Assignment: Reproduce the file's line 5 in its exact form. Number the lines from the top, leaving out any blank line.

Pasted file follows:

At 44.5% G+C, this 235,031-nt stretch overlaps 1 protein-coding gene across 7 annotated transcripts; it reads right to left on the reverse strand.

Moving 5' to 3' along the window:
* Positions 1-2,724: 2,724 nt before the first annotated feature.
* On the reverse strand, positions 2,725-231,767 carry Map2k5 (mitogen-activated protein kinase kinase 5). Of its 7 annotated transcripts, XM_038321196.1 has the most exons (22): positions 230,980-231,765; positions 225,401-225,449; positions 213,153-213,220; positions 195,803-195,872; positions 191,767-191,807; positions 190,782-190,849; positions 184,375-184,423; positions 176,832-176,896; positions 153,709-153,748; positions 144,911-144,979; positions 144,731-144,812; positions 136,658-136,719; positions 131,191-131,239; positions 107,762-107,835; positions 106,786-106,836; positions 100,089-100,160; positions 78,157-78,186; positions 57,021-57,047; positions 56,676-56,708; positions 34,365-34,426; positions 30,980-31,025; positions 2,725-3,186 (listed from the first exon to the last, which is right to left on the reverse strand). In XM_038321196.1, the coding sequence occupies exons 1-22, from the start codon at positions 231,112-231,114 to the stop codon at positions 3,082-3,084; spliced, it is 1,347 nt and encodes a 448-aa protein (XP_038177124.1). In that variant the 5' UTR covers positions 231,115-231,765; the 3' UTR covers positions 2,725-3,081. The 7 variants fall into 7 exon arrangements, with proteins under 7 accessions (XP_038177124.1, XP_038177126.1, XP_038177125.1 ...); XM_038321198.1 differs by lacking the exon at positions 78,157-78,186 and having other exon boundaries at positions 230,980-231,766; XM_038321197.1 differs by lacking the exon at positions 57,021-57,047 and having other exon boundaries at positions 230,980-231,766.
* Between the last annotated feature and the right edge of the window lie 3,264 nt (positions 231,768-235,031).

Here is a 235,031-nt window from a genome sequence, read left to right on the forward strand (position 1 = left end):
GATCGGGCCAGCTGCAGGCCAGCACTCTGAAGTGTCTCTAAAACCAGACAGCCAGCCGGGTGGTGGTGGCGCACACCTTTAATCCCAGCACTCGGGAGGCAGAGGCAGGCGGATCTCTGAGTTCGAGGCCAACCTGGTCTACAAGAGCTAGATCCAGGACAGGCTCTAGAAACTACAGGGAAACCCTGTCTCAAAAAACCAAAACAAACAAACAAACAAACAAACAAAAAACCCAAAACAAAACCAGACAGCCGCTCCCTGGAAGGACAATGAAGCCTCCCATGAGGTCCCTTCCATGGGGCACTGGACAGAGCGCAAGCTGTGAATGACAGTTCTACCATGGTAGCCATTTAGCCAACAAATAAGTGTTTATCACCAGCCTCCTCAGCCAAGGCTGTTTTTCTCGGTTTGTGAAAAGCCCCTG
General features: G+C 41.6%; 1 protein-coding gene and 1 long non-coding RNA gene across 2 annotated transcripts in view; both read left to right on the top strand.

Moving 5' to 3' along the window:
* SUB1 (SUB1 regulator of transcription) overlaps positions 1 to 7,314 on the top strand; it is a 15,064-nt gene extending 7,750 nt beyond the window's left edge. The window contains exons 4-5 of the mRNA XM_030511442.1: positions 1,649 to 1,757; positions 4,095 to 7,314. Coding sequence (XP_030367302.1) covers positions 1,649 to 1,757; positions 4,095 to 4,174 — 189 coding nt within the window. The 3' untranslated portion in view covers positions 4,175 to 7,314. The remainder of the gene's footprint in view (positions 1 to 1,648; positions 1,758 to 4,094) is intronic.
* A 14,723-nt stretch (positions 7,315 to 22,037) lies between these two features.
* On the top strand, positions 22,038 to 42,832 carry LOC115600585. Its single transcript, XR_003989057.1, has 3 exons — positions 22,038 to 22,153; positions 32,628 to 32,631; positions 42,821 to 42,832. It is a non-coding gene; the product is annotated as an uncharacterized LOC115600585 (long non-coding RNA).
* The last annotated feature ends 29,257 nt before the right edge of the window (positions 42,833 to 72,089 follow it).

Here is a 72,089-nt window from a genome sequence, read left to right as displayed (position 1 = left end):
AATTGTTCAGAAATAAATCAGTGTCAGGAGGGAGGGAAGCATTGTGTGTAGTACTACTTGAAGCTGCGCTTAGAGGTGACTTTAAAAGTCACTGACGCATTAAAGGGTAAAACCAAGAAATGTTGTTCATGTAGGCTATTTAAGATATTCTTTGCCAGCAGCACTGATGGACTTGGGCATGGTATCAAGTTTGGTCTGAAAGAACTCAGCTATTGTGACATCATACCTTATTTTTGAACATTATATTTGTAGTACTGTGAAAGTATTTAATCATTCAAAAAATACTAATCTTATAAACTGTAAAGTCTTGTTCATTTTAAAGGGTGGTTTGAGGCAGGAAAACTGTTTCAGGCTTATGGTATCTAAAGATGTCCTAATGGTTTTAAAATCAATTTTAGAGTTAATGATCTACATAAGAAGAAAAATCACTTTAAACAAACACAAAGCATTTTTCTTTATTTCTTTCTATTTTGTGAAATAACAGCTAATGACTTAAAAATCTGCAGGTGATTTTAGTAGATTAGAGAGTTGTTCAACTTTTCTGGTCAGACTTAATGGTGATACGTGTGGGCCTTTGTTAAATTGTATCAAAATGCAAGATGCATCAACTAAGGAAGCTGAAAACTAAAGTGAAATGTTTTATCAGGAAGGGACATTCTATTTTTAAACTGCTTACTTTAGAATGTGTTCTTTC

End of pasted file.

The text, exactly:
* Between the last annotated feature and the right edge of the window lie 3,264 nt (positions 231,768-235,031).